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COMMONWEALTH PENNSYLVANIA v. STEPHEN M. SADECKY (03/06/79)

decided: March 6, 1979.

COMMONWEALTH OF PENNSYLVANIA
v.
STEPHEN M. SADECKY, APPELLANT



Appeal from the Order of the Court of Common Pleas of Allegheny County in case of Commonwealth of Pennsylvania v. Stephen M. Sadecky, No. SA 587 of 1973.

COUNSEL

William M. Acker, for appellant.

Edward J. I. Gannon, with him Howard J. Hazlett, for appellee.

Judges Wilkinson, Jr., Rogers and MacPhail, sitting as a panel of three. Opinion by Judge MacPhail.

Author: Macphail

[ 41 Pa. Commw. Page 87]

Stephen M. Sadecky appeals to this Court from an order of the Allegheny County Court of Common Pleas which found him guilty of violating Ordinance 2025 (Ordinance) of the Borough of Tarentum (Borough). Sadecky contends that the Ordinance imposes unconstitutional restraints upon or unlawfully discriminates against his use of his realty and that the evidence was insufficient to prove his guilt beyond a reasonable doubt. We affirm.

In 1974, this Court reversed the lower court's holding that the same Ordinance was facially unconstitutional. A venire facias de novo was awarded for a determination of whether the factual matrix of the case after the presentation of evidence would show that unconstitutional restraints were imposed upon Sadecky by the Ordinance or that some provisions of the Ordinance were valid and others were invalid as applied to him. Borough of Tarentum v. Sadecky, 16 Pa. Commonwealth Ct. 163, 329 A.2d 328 (1974). After the hearing held pursuant to this Court's order of 1974, the Court of Common Pleas of Allegheny County, Civil Division, found Sadecky guilty. In his memorandum opinion supporting the court's verdict, Judge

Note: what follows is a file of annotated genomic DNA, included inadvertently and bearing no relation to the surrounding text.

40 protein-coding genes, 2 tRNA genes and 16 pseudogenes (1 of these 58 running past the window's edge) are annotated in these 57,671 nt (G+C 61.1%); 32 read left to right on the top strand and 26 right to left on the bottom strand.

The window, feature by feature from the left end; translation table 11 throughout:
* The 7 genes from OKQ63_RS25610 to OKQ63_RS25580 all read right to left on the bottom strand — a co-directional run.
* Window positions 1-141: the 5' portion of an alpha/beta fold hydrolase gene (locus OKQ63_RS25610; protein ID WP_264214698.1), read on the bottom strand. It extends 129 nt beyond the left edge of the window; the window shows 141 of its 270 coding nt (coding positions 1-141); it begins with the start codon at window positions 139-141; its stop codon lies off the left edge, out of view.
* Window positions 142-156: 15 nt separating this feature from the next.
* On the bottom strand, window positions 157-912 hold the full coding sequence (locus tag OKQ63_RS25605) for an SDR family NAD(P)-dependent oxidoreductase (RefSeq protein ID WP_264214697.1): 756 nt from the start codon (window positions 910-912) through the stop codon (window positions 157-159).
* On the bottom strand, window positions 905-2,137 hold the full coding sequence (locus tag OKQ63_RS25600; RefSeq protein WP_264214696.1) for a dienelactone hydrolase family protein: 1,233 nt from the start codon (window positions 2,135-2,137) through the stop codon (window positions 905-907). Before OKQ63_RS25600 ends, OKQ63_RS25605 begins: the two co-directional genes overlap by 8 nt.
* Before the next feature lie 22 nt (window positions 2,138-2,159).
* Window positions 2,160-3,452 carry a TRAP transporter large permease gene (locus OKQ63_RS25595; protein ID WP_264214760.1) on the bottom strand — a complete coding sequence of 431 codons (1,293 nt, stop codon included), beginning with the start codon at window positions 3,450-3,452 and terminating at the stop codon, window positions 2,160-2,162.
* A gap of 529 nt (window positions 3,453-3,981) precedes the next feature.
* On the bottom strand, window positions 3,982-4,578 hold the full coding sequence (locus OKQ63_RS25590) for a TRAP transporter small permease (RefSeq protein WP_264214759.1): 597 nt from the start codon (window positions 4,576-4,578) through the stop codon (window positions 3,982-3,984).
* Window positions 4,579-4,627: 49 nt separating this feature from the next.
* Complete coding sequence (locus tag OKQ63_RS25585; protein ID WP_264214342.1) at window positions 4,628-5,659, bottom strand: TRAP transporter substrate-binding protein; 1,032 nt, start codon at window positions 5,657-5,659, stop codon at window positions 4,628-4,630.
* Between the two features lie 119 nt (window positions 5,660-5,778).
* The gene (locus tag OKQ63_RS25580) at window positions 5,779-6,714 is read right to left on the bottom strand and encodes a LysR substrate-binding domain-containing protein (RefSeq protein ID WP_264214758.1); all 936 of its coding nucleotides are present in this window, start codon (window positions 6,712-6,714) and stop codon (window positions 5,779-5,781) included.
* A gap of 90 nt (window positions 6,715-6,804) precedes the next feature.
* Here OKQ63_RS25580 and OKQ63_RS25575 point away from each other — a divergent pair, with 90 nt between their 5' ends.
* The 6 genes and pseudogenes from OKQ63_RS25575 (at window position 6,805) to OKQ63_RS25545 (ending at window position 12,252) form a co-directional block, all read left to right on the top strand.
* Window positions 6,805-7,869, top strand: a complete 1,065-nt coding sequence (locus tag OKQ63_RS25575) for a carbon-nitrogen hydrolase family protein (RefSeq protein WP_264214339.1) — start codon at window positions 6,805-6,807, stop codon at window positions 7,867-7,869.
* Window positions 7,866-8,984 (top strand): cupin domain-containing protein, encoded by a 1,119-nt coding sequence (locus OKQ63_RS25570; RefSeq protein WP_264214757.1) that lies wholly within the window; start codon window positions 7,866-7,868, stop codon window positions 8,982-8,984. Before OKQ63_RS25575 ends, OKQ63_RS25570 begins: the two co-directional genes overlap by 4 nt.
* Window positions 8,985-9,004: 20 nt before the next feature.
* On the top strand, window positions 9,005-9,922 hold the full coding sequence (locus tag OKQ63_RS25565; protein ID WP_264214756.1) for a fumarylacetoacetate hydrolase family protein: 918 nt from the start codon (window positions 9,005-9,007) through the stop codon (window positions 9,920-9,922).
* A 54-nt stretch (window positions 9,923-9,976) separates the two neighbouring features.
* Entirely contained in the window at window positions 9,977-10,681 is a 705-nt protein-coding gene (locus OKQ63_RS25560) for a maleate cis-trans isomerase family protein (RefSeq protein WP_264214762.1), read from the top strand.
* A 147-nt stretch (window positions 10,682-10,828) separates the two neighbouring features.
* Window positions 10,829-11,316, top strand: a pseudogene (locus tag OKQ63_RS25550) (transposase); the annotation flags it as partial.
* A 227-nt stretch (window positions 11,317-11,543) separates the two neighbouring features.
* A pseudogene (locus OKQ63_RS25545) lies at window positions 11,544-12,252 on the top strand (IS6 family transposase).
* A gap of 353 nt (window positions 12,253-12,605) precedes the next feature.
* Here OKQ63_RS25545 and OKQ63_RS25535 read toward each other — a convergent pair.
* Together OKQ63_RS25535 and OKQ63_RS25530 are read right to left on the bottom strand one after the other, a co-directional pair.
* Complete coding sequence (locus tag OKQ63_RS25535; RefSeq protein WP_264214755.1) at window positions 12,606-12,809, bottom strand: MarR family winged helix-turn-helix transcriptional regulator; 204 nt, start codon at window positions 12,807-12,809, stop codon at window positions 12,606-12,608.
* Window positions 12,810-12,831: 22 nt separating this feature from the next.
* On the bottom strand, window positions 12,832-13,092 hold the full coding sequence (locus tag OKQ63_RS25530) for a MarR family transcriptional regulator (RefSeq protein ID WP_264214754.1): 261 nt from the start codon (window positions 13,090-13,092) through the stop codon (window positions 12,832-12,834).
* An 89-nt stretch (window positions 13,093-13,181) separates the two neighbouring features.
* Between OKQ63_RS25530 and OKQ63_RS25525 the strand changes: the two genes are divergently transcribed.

[ 41 Pa. Commw. Page 88]

Farino held that the Borough had authority to enact the Ordinance and that the Ordinance did not impose restraints upon or discriminate against Sadecky.

In his appeal to us, Sadecky contends that the Ordinance is unconstitutional as applied to his activities and that the Borough's evidence was insufficient to find him guilty beyond a reasonable doubt, the standard of proof required by the enforcement provisions of the Ordinance.

With respect to the constitutional question, we agree with the learned trial judge that the Borough had authority to enact the ordinance in question. Section 1202(29) of the Act of February 1, 1966, P.L. (1965) 1656, as amended, 53 P.S. ยง 46202(29), provides that boroughs have the authority:

(29) [JUNK YARDS] To prohibit, regulate and license the establishment and maintenance of junk yards, salvage yards and other places used and maintained for the collection, storage and ...


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